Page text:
My discussion group last night was mostly about the value of getting a higher education. Everyone but me was advocating getting as much education as possible even though these days it means going into deep debt to do so. These people didn’t discriminate between two years in a community college plus two years in a state college, versus four years at a top school, like Harvard, MIT, Stanford, or Cal Berkeley. They were of the opinion that the total of four years in any college was equivalent, and I didn’t make much attempt to argue that point, but limited my comments to such things as coming out of Harvard and the local college with a huge personal debt doesn’t promise the same likelihood of a wholesome economic future.
The group opinion was that knowing the material was all that mattered. I would agree to some extent, but the intellectual material that is bred into the two groups of graduates isn’t equivalent. I asserted that the top-school graduates would have the mental material and attitudes to become members of the wealthy ruling class, and on their way to becoming part of the hated 1% who own everything. I asserted that the four-year graduates they were cultivating were on the certain route to being members of the 99%, slave class, who would remain behind the curve of economic debt for most of their lives, and very few would become directors of their own destiny.
Graduating from a secondary college with a debt and forced to work at a restaurant to pay off the monthly student loan debt, isn’t the same as taking an internship as a page in Congress, or on Wall Street. Both are entry-level positions, but one leads to responsibility and prosperity, and the other leads into buying a new car and new house and a life of permanent debt.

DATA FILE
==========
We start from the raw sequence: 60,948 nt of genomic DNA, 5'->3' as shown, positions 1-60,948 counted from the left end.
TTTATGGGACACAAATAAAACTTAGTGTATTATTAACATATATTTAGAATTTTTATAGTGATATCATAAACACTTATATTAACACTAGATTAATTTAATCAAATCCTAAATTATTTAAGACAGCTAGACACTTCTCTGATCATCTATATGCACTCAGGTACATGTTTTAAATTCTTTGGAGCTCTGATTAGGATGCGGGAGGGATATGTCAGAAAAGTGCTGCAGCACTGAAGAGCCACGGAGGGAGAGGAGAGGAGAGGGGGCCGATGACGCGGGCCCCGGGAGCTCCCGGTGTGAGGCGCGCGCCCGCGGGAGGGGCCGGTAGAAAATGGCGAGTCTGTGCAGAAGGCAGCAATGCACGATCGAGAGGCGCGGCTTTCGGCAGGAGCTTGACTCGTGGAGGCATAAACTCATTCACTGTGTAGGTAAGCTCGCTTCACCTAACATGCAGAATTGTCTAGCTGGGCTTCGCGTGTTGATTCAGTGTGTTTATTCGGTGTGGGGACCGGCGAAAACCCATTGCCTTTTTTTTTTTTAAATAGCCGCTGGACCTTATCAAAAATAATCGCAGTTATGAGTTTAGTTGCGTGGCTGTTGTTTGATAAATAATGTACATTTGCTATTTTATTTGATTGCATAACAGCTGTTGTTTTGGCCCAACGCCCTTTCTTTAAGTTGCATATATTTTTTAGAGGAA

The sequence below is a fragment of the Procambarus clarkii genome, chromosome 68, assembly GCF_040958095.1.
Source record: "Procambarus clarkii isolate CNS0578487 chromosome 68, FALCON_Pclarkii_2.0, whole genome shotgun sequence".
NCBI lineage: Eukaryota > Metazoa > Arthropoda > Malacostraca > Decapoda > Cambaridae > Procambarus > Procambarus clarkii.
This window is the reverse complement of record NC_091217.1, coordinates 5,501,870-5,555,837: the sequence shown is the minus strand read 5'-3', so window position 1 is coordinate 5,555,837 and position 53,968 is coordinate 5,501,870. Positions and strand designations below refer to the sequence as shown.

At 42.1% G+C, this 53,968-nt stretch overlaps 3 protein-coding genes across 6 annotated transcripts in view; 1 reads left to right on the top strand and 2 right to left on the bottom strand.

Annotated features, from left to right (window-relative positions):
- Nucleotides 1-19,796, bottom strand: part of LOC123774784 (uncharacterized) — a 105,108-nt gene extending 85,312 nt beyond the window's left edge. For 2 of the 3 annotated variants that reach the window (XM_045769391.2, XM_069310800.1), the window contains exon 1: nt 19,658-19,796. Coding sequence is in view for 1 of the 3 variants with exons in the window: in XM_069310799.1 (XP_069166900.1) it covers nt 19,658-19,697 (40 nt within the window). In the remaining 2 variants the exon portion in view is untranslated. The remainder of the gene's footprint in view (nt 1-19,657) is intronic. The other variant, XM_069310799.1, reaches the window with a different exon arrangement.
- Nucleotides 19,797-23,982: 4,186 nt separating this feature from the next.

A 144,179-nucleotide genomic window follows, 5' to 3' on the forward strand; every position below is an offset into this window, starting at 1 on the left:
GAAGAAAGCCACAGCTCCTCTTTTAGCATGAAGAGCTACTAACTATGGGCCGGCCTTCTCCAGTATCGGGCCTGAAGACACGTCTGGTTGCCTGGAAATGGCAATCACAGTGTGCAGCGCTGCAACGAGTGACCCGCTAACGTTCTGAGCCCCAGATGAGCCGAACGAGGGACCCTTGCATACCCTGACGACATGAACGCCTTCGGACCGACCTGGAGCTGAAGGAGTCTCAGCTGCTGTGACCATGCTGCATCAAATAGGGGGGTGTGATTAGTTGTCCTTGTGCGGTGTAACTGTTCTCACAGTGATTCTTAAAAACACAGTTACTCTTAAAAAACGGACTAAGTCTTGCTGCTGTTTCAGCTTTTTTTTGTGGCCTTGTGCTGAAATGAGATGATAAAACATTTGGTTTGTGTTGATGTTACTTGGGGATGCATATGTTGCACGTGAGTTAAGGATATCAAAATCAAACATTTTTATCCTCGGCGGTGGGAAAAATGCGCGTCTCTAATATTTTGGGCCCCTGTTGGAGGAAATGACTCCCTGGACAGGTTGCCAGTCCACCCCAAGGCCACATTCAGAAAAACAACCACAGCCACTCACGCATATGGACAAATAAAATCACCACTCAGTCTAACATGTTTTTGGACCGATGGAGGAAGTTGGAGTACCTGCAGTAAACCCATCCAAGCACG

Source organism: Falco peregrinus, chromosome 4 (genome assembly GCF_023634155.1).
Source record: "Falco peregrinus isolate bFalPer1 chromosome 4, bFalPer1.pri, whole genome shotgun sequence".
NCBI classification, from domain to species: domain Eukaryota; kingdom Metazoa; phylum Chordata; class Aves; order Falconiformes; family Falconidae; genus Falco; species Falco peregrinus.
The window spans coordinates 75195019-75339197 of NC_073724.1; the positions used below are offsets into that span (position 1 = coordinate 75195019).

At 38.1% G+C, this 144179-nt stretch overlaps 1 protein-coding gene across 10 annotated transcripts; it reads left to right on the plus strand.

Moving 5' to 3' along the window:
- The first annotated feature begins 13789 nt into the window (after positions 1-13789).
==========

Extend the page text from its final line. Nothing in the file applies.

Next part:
Of course few people can get into a top institution that leads to an upper-class life, so what is the alternate route? I assert that going into debt is a poor choice for an average student, and that having a strategy of avoiding debt is a better route to a comfortable life. American society is moving away from a middle class of homeowners into a two class system where there are owners and debtors, toward one where there are aristocrats and slaves. You can be a relatively poor owner, and a relatively rich slave, and it all depends on debt. Those who are in debt are in the slave class, and the bigger the debt the greater the pressure of loss if you fail in any way to make your payments.
My policy is looking forward from age twenty to age seventy, and designing one’s fifty years of working life in such a way as to always be out of debt. One of the most oppressive forms of debt is housing rent, because it puts the person in a position of always being forced to move on if anything changes. Fifty years of rent will have paid for the place one is living in three times over; thus the best policy is to buy the very cheapest livable place possible and wholly own it at the very earliest moment. When you own your residence you can then improve it, and every penny is money invested that can probably be gotten back when the property is sold. Whereas every penny spent on rent is gone forever. There is a double payment here, because you have your unspent rent money in your pocket, and you have that rent value put into your home which makes it that much more valuable when you sell. Make enough money over the sale price to totally cover the price of your next home.
Okay, four years later the college graduate is in a better position to make money, but in a world with lots of debt-ridden college graduates the job market will be depressed. My homeowner will have four years of rent in his pocket and a small house mostly paid for, and he is moving into the debt-free owner class, whereas the college graduate is entering into the slave class while in serious debt. Four more years down the road the college grad is probably still in debt, while living in a rental apartment, and driving a new leased car which he needs to keep up his appearances of prosperity. Our other guy is now living in a wholly owned middle-class home, and probably still driving a used older car, because he has no need to keep up appearances.
When you graduate from high school, if you can’t go to a top university become a small home owner.